"Well, you lot kept interrupting me and demanding that I hurry things—I must've forgotten that part. It was back in Haverhill, just coming in from the parking lot, this fella sees the car I got out of and says to me, 'Hey that's an old Baja isn't it?' "Yes it is,' says I. 'And who might you be?' He doesn't answer at first, just grins and points to a shiny new Legacy GT. 'A fellow Subaru enthusiast,' he answers at last, holding out his hand. 'Brian Marsden by name, literary agent by trade.' To make a long story short," Jack paused at Cal's snort of disgust. "Brian Marsden is now my agent, since he handles writers and photographers both."

"So you met your agent, who negotiated a new contract for you with a major publishing house, in the parking lot of a T station just hours before your big meeting? And you hired him because you both drive the same brand of car?" Cal asked incredulously.

Jack nodded thoughtfully. "That about sums it up, I'd say. Oh, and I've got the contract for the book with enough money up front to keep me going for quite a bit of time. Thurmann and Rowe have exclusive rights to a selection of my photos for a period of time that we can renew if the sales exceed a certain amount or not if the sales are poor. So, I'm to be a published author, just like Ryan—congratulate me!"

Cal heaved a sigh of relief at the story's sudden end and everyone offered congratulations around the table, quickly finishing up their dinners so they could take dessert in the living room before the fire.

"Where's the new girl?" Jack asked, suddenly remembering the little Valkyrie as he brought his plates over to the sink and turned to take the next load from his brother.

"Elayne is dining alone," Katie answered tightly.

"Why? Does she not shower before dinner or something?" Jack's question was sarcastic, but he was genuinely confused. Everyone loved dining at Katie's table. Everyone. And while she was strict, Katie was not one to keep someone from dining with the family, particularly not over a trifle.

"That's not it," Katie answered, slapping Jack with the dishtowel before tossing it over his shoulder in an unmistakable gesture. "She's just…"

"Rude? Stupid?"

"Solitary! Honestly, Jack, you are such a child sometimes!"

"Am not," he declared, sticking out his tongue.

Katie rolled her eyes at his antics and dipped her hands into the hot soapy water. She loved washing the dishes after dinner, particularly when one of the others helped her and the chore became a time to hang out together, to share the events of the day. She wouldn't miss this time with her family for anything. After Jack's slip-up, she knew he needed to feel close to the family right now, too.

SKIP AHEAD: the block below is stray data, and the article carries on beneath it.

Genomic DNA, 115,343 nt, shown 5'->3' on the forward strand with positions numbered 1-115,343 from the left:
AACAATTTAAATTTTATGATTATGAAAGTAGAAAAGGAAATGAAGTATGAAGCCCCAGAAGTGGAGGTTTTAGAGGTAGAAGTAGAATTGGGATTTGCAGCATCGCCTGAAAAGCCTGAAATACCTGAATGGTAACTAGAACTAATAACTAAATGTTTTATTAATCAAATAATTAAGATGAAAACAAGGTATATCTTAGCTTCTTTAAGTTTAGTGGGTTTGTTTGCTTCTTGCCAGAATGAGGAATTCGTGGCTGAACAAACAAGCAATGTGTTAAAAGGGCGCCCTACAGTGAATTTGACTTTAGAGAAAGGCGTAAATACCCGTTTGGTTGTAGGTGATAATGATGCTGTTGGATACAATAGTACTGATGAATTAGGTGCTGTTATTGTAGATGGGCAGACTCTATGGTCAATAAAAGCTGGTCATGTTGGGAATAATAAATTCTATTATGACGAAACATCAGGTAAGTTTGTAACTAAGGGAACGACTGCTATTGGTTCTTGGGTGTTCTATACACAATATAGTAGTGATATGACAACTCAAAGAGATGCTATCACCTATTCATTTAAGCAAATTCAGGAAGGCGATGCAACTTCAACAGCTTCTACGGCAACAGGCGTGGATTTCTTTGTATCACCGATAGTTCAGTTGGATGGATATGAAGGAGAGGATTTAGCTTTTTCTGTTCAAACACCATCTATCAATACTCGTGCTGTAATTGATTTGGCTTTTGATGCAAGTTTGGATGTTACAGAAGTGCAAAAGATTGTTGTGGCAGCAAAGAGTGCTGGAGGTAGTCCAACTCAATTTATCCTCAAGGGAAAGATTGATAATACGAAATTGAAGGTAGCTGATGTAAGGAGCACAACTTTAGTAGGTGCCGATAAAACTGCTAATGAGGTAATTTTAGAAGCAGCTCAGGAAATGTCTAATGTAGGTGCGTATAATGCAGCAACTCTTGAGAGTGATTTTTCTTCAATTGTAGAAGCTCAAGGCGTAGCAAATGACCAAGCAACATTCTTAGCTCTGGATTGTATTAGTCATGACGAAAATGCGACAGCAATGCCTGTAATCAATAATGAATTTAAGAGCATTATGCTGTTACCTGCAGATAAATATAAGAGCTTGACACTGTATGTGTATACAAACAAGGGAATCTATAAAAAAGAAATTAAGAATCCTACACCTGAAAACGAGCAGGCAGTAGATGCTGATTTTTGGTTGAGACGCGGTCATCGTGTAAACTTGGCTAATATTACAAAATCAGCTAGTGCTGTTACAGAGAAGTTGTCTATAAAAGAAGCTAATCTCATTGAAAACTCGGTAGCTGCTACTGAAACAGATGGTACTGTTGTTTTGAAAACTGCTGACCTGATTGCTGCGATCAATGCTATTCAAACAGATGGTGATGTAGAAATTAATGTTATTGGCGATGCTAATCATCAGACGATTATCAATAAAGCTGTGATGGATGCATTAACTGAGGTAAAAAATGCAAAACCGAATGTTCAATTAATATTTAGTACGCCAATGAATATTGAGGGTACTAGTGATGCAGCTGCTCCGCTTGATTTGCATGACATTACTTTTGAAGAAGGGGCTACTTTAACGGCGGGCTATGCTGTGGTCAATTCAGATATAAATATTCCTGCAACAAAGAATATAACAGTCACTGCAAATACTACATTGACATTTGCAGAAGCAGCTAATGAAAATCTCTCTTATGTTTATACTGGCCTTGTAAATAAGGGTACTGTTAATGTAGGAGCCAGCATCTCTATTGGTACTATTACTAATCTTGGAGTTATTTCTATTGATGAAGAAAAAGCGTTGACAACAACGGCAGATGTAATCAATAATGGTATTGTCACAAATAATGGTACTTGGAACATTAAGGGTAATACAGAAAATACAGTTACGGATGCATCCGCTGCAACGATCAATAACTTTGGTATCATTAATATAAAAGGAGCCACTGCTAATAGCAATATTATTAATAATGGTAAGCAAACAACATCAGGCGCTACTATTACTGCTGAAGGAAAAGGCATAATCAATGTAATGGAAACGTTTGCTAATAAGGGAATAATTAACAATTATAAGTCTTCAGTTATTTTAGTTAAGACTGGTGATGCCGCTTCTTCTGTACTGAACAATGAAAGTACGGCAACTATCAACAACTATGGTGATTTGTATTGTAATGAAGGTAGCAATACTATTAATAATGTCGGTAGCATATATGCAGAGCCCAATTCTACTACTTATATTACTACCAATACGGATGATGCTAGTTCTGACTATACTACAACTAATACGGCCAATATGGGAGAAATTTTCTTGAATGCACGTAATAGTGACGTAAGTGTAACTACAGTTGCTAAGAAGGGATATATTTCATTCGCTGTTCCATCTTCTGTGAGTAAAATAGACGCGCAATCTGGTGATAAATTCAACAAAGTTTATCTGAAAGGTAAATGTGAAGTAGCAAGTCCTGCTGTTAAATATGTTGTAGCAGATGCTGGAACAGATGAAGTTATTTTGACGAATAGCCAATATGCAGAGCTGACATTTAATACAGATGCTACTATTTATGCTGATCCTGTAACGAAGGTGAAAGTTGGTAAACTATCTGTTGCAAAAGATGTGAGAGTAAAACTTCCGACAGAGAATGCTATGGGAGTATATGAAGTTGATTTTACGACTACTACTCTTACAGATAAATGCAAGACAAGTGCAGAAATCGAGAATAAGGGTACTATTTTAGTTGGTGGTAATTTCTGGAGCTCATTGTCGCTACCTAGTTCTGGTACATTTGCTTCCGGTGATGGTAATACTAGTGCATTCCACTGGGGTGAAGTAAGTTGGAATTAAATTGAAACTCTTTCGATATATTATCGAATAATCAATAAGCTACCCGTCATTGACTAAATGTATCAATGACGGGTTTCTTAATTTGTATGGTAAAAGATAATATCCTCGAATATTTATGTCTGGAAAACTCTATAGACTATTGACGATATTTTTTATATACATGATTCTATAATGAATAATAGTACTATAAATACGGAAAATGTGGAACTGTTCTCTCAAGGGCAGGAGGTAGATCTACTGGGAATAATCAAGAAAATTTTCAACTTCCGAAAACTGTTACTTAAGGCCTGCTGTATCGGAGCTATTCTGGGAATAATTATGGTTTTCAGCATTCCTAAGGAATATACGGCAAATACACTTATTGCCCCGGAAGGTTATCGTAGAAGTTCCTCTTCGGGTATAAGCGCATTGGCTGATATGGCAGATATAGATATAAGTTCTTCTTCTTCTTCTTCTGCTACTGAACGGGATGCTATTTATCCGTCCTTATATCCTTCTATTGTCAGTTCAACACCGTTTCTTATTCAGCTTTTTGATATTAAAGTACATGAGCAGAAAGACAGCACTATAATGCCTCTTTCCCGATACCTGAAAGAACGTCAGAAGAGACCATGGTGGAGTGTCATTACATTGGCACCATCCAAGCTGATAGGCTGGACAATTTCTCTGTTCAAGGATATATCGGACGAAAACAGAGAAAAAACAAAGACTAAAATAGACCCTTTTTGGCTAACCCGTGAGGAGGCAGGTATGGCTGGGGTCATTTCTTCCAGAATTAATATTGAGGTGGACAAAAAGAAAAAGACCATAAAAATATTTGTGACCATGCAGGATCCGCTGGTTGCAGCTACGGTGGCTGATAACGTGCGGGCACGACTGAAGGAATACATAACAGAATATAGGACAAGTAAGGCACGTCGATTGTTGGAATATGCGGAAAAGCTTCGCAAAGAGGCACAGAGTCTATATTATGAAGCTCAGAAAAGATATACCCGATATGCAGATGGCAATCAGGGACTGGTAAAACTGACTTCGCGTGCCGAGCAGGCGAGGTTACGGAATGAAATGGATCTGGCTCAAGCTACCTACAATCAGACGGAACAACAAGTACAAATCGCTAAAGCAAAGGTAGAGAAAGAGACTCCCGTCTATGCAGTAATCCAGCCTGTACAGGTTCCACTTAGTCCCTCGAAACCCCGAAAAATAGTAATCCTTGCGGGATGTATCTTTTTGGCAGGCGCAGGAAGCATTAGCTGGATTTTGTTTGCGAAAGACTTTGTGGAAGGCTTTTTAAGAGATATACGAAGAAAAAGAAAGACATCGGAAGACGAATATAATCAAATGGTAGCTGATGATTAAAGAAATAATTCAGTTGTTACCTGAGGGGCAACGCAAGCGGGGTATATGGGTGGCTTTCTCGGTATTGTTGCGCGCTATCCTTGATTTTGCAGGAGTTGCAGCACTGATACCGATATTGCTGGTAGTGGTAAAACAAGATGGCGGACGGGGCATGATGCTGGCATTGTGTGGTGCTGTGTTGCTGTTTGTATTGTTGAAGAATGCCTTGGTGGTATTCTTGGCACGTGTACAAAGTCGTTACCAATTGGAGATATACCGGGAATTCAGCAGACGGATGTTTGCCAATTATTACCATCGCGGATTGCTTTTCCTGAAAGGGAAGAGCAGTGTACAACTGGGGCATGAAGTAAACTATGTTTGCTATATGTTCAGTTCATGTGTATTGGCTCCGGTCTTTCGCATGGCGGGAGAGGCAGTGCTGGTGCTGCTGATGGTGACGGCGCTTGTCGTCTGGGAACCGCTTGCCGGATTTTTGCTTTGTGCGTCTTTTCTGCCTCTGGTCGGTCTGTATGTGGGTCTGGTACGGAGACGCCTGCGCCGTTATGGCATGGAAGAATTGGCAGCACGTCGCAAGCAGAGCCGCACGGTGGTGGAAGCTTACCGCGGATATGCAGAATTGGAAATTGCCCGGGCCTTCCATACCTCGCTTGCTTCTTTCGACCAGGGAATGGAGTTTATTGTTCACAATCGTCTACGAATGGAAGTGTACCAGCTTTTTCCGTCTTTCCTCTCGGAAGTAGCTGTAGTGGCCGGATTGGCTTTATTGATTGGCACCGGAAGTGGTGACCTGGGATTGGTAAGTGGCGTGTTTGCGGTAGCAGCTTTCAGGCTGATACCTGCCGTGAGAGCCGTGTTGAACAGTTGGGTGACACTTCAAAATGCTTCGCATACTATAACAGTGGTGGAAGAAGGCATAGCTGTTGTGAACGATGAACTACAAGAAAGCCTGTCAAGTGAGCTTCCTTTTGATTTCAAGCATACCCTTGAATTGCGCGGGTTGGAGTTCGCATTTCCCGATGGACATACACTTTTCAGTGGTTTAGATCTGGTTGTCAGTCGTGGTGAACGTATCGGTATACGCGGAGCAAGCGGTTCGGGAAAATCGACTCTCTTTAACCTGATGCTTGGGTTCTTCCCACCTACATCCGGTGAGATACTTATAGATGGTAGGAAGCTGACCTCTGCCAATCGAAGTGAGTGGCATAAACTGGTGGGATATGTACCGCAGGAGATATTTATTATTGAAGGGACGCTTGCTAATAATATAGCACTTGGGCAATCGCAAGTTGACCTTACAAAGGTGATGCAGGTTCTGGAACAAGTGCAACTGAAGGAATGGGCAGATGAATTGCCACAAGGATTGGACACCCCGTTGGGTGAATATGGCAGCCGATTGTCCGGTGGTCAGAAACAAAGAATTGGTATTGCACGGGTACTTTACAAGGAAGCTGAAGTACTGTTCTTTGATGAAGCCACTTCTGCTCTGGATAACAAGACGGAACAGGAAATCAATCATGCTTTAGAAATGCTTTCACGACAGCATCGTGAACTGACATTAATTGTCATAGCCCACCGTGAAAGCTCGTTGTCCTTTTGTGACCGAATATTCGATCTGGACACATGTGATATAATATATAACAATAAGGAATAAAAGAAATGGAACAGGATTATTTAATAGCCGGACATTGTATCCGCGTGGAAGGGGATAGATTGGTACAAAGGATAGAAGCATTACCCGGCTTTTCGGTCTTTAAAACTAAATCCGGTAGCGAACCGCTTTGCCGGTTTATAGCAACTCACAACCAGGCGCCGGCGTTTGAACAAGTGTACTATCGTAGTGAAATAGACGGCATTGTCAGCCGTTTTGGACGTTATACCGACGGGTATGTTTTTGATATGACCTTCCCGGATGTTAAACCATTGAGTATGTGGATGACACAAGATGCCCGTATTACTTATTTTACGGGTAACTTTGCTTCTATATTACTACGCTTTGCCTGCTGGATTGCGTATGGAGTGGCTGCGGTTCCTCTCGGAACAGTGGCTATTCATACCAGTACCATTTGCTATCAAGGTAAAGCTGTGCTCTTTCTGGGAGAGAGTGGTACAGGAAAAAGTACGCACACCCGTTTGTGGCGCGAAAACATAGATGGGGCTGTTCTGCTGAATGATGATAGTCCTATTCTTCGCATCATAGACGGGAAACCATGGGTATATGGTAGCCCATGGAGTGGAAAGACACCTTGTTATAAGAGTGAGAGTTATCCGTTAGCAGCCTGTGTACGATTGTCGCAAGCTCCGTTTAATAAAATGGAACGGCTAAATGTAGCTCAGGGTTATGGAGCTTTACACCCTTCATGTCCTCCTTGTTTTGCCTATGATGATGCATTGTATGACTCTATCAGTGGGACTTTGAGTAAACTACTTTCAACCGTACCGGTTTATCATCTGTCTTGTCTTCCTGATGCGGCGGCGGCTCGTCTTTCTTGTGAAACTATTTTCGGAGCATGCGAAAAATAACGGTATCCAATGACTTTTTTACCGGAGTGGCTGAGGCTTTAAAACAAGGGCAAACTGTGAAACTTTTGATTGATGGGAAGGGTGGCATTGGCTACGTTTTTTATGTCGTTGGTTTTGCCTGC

In the bunkhouse, Elayne had finished her bowl of canned soup in front of the television set, watching an old black and white movie—she enjoyed the innocence of life as it had been then that the movies depicted. She never watched the news, and it seemed even family movies these days made her shudder at the power struggles and the violence, although she did like it when the bad guys lost in the end. Too bad movies aren't real life, she thought as she washed her bowl, her spoon, her pan and her ladle in the sink. Another lonely task in a recently lonely life that made her want to cry, to rage, to jump from the highest cliff—but if she was dead, the bastards would win. Right now, being alive, she was winning, even though she was the only one outside of her agent who knew of the victory, and even though it often didn't feel like a victory. She missed her parents and her friends, the freedom to form attachments without worrying about the consequences.

Through the trees, she could see the warm lights in the main house, and hear the laughter float across the small lawn as the Healys and the two stablemen ate and swapped stories. She wanted to be there with them desperately, in spite of the presence of Jack, who had been away on a "photo trip" when she had been hired. Sighing, she turned away, peeling off her clothes before turning off the light and climbing wearily into bed. Once more, she cried herself to sleep.